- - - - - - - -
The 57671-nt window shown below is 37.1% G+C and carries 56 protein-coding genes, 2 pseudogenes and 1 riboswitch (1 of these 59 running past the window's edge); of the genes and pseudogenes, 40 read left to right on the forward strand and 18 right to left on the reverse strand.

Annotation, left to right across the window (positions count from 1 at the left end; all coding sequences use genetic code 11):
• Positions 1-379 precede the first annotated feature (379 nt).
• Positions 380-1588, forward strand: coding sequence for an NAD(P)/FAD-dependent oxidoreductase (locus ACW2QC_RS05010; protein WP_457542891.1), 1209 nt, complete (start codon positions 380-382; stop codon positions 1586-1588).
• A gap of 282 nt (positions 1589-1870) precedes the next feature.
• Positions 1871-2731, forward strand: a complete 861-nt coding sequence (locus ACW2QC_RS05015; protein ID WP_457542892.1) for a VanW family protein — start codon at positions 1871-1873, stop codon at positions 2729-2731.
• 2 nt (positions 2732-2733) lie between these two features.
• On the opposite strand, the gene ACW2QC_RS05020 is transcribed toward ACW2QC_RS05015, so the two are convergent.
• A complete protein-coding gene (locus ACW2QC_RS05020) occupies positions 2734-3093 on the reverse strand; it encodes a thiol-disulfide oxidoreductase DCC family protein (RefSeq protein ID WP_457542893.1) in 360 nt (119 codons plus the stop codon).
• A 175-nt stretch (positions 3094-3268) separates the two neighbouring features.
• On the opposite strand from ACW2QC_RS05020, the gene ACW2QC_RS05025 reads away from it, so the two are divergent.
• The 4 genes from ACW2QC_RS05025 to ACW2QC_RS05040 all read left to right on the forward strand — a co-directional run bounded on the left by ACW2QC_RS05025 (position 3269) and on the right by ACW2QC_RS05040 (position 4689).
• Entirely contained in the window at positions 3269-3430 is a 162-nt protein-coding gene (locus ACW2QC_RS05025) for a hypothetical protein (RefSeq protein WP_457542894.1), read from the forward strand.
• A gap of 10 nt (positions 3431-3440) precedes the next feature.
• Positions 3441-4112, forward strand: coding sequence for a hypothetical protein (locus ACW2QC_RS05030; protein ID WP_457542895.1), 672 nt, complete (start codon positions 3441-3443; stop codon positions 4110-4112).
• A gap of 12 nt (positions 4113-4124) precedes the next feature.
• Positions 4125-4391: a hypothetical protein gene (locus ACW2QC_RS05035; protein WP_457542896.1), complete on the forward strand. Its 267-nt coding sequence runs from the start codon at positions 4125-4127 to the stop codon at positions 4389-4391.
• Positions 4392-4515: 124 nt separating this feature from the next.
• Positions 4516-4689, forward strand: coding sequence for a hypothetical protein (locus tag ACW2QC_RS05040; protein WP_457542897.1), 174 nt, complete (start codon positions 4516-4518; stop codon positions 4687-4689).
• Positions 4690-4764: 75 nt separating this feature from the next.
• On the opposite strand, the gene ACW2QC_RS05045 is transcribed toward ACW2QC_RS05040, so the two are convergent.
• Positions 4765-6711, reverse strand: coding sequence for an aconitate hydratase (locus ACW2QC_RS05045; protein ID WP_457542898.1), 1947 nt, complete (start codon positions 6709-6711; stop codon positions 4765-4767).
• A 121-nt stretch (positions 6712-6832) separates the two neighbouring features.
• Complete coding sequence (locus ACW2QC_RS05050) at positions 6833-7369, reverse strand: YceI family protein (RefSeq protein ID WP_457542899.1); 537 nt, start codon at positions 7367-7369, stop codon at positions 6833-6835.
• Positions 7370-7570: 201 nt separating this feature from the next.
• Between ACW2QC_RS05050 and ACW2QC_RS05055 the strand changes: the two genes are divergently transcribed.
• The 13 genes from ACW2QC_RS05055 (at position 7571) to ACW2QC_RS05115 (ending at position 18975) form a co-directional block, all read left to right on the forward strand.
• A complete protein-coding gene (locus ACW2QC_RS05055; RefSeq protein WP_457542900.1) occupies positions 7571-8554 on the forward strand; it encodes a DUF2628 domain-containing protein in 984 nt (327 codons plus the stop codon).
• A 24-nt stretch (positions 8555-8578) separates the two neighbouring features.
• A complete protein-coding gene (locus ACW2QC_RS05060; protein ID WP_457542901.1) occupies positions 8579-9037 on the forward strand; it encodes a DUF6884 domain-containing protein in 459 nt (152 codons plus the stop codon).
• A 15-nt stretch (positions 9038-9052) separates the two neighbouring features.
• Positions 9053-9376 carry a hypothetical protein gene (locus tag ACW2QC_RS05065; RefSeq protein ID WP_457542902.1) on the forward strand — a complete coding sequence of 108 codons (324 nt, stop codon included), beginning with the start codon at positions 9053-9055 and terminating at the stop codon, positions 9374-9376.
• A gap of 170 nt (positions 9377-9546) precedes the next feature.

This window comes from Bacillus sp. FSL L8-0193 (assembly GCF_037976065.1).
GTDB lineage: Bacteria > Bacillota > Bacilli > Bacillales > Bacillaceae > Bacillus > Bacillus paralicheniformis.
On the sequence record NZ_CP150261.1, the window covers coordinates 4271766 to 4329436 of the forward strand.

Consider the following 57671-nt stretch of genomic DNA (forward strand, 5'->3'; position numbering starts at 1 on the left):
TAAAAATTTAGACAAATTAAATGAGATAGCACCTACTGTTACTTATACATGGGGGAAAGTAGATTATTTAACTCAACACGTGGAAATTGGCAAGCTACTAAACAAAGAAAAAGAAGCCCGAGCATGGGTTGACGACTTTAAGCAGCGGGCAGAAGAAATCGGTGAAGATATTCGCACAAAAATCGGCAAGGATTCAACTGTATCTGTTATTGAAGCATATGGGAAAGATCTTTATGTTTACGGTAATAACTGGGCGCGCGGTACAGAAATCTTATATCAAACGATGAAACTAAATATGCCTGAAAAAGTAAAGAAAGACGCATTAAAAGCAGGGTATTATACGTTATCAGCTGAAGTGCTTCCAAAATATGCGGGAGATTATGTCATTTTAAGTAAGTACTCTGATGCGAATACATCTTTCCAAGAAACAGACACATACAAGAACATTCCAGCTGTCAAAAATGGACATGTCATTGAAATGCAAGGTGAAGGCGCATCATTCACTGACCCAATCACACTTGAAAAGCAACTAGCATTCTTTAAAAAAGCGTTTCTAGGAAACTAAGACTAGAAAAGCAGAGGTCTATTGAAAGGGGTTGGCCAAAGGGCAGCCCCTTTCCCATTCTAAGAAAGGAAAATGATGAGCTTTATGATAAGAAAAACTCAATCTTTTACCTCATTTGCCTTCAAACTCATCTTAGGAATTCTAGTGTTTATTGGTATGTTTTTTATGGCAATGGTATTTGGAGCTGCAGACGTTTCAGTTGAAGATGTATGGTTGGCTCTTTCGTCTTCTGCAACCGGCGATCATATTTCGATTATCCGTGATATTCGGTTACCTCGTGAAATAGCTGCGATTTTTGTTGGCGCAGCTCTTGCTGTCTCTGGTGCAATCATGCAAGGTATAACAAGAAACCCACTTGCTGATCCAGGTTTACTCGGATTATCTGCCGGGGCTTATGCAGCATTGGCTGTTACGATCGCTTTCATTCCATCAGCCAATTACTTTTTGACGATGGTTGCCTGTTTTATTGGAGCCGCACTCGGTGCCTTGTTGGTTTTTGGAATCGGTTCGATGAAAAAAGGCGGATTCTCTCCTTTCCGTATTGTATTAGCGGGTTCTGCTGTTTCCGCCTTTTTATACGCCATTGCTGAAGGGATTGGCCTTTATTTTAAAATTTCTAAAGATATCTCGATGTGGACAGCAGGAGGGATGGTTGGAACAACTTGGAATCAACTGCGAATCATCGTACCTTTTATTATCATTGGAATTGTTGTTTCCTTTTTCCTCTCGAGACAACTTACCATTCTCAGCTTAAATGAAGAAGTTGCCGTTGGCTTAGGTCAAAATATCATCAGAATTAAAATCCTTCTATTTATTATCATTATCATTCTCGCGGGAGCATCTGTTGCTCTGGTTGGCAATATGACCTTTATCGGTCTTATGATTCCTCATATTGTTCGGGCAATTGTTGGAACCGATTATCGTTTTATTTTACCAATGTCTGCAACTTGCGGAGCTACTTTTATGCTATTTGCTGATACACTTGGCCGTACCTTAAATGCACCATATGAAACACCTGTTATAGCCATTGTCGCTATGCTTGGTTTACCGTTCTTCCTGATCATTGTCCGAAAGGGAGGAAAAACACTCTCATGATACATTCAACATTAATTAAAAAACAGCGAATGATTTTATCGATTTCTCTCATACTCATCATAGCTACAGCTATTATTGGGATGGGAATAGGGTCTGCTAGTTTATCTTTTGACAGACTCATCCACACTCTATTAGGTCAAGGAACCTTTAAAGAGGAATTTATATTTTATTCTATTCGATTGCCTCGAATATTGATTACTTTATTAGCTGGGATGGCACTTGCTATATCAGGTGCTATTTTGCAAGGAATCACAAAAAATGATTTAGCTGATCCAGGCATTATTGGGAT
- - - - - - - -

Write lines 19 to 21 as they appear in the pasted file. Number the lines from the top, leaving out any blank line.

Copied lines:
• Positions 4516-4689, forward strand: coding sequence for a hypothetical protein (locus tag ACW2QC_RS05040; protein WP_457542897.1), 174 nt, complete (start codon positions 4516-4518; stop codon positions 4687-4689).
• Positions 4690-4764: 75 nt separating this feature from the next.
• On the opposite strand, the gene ACW2QC_RS05045 is transcribed toward ACW2QC_RS05040, so the two are convergent.